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Q: young children's pickey eating ( No Answer,   1 Comment )
Subject: young children's pickey eating
Category: Health
Asked by: marypatm-ga
List Price: $2.00
Posted: 12 Aug 2006 17:30 PDT
Expires: 11 Sep 2006 17:30 PDT
Question ID: 755406
does what young chidren eat really matter?
There is no answer at this time.

Subject: Re: young children's pickey eating
From: jshaw-ga on 14 Aug 2006 09:28 PDT
The short answer is yes, it does matter.
Kids need to, at a minimum, be getting enough calories to adequately
grow, and they need to be getting that in some balance of
carbohydrates, fats, and protein.  That's not to mention the variety
of nutritional deficiencies that can arise from lack of specific
vitamins, minerals, or other nutrients.  Iron deficiency (which will
usually first manifest as anemia) is one of the more common ones seen
in kids, but there are a host of others.  As a whole, other vitamin
deficiencies are rare in the US, where we fortify/supplement our
breads, cereals, orange juice, salt, etc.  There are whole textbooks
on pediatric nutrition, so I won't even attempt to cover all of this. 
The American Academy of Pediatrics has lots of great resources on the
topic, which you can access here:

I'm guessing your question, however, is more of the "my 2 year old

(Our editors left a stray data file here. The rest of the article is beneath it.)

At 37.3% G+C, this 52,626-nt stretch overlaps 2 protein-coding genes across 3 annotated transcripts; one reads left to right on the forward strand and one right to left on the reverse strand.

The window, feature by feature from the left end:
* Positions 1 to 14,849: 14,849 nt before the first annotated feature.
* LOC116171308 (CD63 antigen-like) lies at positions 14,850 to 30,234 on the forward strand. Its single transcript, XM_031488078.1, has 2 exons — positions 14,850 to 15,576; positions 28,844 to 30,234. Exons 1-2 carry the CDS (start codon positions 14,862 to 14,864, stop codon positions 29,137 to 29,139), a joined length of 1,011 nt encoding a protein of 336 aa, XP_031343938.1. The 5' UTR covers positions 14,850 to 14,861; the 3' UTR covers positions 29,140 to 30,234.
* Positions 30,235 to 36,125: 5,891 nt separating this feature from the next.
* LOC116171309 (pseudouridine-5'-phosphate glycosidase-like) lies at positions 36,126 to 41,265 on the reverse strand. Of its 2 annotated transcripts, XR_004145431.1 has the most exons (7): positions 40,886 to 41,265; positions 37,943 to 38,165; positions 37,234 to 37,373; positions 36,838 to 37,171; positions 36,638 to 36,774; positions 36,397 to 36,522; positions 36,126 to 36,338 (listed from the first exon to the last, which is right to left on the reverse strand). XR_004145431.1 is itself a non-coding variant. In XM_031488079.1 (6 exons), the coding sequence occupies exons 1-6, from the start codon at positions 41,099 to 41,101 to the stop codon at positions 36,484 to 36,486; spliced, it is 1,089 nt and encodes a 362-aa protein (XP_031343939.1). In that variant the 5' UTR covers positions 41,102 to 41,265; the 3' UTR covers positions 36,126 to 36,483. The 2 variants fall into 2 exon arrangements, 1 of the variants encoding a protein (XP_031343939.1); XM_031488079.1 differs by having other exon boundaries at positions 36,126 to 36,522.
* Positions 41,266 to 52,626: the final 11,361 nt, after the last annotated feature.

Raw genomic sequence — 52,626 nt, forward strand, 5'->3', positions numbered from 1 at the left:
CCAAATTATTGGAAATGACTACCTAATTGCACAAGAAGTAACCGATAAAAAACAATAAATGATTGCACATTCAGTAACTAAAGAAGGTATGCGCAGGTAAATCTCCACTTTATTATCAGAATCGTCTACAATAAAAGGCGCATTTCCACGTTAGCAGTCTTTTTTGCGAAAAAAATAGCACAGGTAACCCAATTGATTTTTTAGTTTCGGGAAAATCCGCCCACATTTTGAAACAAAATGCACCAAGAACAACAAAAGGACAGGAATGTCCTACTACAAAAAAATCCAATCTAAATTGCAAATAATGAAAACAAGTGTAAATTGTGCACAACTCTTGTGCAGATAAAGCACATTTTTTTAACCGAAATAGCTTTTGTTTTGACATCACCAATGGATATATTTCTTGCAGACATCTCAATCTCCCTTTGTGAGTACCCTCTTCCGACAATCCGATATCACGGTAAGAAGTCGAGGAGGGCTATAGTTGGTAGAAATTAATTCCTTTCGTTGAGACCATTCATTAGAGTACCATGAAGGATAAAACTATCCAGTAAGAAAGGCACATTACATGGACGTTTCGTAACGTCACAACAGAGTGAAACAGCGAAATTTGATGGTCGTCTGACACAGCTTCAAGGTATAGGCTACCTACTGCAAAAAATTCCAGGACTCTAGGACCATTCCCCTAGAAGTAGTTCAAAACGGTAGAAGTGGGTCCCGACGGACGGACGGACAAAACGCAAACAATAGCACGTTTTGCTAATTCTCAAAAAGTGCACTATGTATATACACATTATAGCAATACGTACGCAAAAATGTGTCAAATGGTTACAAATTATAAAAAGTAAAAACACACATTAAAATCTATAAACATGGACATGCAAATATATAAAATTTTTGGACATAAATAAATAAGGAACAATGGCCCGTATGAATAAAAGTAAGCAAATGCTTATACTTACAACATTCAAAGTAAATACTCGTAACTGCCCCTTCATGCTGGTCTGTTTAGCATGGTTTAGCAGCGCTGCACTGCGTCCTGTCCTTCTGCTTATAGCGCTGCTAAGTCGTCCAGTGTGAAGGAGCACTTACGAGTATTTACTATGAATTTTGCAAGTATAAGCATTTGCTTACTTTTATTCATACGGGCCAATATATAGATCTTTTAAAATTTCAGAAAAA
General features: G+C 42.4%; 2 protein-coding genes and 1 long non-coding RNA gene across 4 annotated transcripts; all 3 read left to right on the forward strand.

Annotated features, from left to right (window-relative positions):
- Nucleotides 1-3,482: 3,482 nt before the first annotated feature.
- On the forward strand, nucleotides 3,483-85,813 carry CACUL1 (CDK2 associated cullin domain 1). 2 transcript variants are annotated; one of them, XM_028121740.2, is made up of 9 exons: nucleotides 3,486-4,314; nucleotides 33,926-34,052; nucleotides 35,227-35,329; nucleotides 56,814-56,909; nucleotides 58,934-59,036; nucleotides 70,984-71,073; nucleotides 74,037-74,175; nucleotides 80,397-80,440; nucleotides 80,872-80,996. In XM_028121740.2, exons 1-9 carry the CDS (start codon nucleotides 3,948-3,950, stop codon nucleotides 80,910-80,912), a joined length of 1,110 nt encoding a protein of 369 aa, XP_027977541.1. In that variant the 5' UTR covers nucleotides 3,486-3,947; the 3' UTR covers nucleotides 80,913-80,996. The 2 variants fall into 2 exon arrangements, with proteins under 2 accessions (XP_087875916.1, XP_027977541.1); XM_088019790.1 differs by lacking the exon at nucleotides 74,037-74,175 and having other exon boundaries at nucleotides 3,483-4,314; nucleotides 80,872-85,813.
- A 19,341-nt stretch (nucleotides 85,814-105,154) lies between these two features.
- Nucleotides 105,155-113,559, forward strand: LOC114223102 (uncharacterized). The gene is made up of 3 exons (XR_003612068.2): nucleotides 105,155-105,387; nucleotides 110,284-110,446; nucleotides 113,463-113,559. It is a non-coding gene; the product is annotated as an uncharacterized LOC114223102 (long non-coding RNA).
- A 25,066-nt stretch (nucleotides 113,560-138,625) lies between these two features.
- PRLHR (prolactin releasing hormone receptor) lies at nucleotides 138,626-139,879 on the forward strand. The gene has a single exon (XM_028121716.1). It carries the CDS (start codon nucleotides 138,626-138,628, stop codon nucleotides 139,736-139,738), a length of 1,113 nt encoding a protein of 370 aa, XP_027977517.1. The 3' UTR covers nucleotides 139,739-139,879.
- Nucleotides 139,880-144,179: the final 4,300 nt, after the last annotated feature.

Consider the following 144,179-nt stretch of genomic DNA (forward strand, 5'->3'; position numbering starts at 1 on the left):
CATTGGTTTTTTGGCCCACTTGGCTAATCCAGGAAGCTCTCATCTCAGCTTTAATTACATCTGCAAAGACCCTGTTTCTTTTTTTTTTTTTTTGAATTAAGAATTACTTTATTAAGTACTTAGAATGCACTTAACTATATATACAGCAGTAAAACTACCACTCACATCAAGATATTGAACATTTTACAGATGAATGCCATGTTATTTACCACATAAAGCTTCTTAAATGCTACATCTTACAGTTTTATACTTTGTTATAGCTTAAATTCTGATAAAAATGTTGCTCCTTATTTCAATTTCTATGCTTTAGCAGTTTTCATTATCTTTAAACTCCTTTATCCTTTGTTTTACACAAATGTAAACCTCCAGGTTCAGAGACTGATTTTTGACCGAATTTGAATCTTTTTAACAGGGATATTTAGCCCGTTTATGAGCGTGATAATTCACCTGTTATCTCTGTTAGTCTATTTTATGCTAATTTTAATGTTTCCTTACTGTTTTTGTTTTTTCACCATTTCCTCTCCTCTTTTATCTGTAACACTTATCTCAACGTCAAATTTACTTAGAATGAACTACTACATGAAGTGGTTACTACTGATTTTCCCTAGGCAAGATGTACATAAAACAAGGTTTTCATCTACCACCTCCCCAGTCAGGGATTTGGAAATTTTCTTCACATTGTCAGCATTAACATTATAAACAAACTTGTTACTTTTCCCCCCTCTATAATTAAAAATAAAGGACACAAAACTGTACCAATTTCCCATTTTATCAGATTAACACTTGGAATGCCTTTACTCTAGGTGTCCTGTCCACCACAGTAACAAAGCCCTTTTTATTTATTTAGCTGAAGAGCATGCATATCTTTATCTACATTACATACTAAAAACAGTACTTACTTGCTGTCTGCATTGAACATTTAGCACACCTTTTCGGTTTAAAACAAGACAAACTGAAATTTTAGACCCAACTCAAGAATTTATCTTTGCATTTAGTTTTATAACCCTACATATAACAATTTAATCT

refuses to eat peas" type.  Some degree of food pickiness is common in
most toddlers.  My general advice is:
1. Don't make it a fight.  If you do, it becomes a
control/independence issue, and forcing a kid to eat a particular food
is impossible.  Be reasonable, encourage you child to eat it, and
continue to offer it with meals.  You'll likely be able to talk them
into eating just one spoonful of peas, for example, and next time you
can work on two spoonfuls.  With a little persistence, they'll get
used to the flavor & texture, or just forget that they hated peas
2. Role model healthy eating habits.  If the rest of the family
doesn't drink milk, it's hard to convice a toddler to drink it.  Same
goes with fruits, vegitables, and other healthy foods.  Conversely, if
everybody at home eats crap (chips, cookies, candie, soda) you can't
expect your child will want to eat his carrots.
3. Make sure your pediatrician is involved, to make sure he's getting
a balanced diet.  Refusing milk isn't a big deal, as long as there's
another source of calcium and protein (cheese, yogurt, etc).  Same
with other vitamins & nutrients.
4. Don't give the child junk food (candy, soda, juice) if they're not
eating a balanced diet.  Potato chips do not count as a vegitable,
fruit juice doesn't count as a fruit, candy doesn't count as a
carbohydrate, etc.  You get the picture.

Good luck, and have your child's pediatrician give you more specific
advice.  This information, obviously, is not a substitute for good
health care.

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